NOTE: The hike as described here requires crossing private land that was accessible in 2016 but is now closed to the public. So it is no longer possible to do this hike.
As our time in the State of Jefferson has increased, so has our awareness of “local” hiking options – particularly short, low altitude ones that we can fit in between Winter storms and where snow isn’t a factor (or at least not much of one). As it turns out, the hills to the west of Ashland, Oregon are laced with official and unofficial mountain biking, hiking, and equestrian trails, along with a number of forest roads ranging from those still in use to those long abandoned (and often never mapped either). The mountain biking community seems to have done the most to identify, map, and name some of these trails – although not completely or consistently – but only a few are listed in printed or online hiking guides.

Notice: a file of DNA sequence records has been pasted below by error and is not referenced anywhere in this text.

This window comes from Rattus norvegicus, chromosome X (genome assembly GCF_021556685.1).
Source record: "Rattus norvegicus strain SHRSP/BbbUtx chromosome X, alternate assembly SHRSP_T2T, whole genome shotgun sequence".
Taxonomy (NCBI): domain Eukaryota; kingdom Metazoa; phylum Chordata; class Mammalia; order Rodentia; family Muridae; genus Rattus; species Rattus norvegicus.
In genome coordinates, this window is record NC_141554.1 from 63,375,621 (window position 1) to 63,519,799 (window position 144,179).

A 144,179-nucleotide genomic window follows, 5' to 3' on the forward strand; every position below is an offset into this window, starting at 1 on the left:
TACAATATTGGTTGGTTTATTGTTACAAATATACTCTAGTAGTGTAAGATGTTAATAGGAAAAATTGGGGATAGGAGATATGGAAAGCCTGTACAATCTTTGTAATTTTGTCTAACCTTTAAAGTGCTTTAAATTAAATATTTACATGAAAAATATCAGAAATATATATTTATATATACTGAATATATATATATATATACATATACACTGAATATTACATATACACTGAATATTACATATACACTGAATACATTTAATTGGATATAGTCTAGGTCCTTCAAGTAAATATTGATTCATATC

The easily accessible Oredson-Todd Woods trail system just south and west of Ashland is the only one described in Sullivan’s in 100 Hikes in Southern Oregon (3rd Edition). We did a loop involving the Mike Uhtoff Trail (Sullivan’s Hike #58) in January of this year (post). In February, after consulting the Ashland Hiking Group’s website, we did a loop hike to “Ostrich Peak” – the local name for Point 4653 on the USGS topo map (post). This was followed by two exploratory hikes to the site of the old Skyline Mine on the ridge southeast of Panther Peak (4,866 feet). Today, with the LovedOne busy volunteering at the library, I decided to hike to what I hoped was the awesome summit of Panther Peak.